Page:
Maybe we can just take a quick peek at a couple of the other crops you’ve got. What are we looking at here?
We are looking at industrial hemp.
I wouldn’t have actually guessed that. It kind of has the look of cannabis to it, but it’s hemp. What is hemp?
Hemp is from the same family as cannabis, but it has had the THC levels bred out of it. We are going to grow this mainly for hemp hearts, which is the seed. Then the seed is de-hulled and turned into hemp hearts or many of the other hemp products you see in grocery stores. The straw will be saved for other fiber processes like clothing material, or bio fiber products like injection molding pellets.
We found the third of your four crops. What crop is this?
This is a crop of yellow peas, even though they have a white flower. We are growing them for pea soup for human consumption.
Really? When I buy pea soup, it’s yellow peas and it could have come from your farm.
They also grind it up and use it for pea powders to add protein to lots of different products. A lot of peas are exported whole as well, to mix with different products. But if you look deep into the pea vines, you can see the same mulch that we leave from the previous year. So this is the wheat crop straw, and it’s on top of the soil. It is food for the soil, bugs and food for the worms. What comes out of a worm is 17 times better to grow a crop in than what went into the worm. That’s just them eating, chewing and leaving little castings in the soil.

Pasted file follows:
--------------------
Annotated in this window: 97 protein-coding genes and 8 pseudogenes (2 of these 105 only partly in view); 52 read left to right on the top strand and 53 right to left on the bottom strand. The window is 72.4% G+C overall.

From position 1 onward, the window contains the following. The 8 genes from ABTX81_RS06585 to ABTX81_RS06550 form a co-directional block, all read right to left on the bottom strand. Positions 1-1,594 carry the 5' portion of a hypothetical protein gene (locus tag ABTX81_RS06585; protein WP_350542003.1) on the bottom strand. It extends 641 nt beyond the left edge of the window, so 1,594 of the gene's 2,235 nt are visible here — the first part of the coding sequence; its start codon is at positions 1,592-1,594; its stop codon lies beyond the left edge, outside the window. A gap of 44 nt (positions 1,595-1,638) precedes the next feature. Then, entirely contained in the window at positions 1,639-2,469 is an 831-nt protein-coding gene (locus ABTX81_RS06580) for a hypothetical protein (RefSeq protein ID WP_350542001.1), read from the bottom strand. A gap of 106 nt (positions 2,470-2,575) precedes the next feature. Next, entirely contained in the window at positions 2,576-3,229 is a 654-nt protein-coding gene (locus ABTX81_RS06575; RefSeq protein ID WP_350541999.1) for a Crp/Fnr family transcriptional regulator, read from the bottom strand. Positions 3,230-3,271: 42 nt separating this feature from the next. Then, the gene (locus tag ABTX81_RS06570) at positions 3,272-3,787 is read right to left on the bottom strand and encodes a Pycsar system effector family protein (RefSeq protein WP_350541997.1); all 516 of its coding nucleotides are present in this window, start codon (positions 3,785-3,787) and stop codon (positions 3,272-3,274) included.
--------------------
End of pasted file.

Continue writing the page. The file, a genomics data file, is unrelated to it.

Worms are very good!
We want earthworms and we want a situation where they’ll reproduce and they’re just wonderful little workers.
Across the road, Rod, the wind is whipping through a crop. What crop is this?
This is our durum crop that is used to make pasta.
So durum is a type of wheat used specifically for pasta. Is that the only thing that it’s really used for?
When you grind durum wheat flour you get semolina. Semolina is what makes spaghetti and the rest of the pastas. They do use it in a few other things, but its main use is for pasta.
What makes durum different from any other kind of wheat?
Flour structure. Durum wheat has a higher protein level than other varieties of wheat which makes it excellent for making pasta.
Well, it’s a beautiful spot in the country, Rod. Four beautiful crops. Thanks very much for hosting us.
You’re very welcome. Glad you could visit.
Watch Fresh Air Farmer, Andrew Campbell’s full video here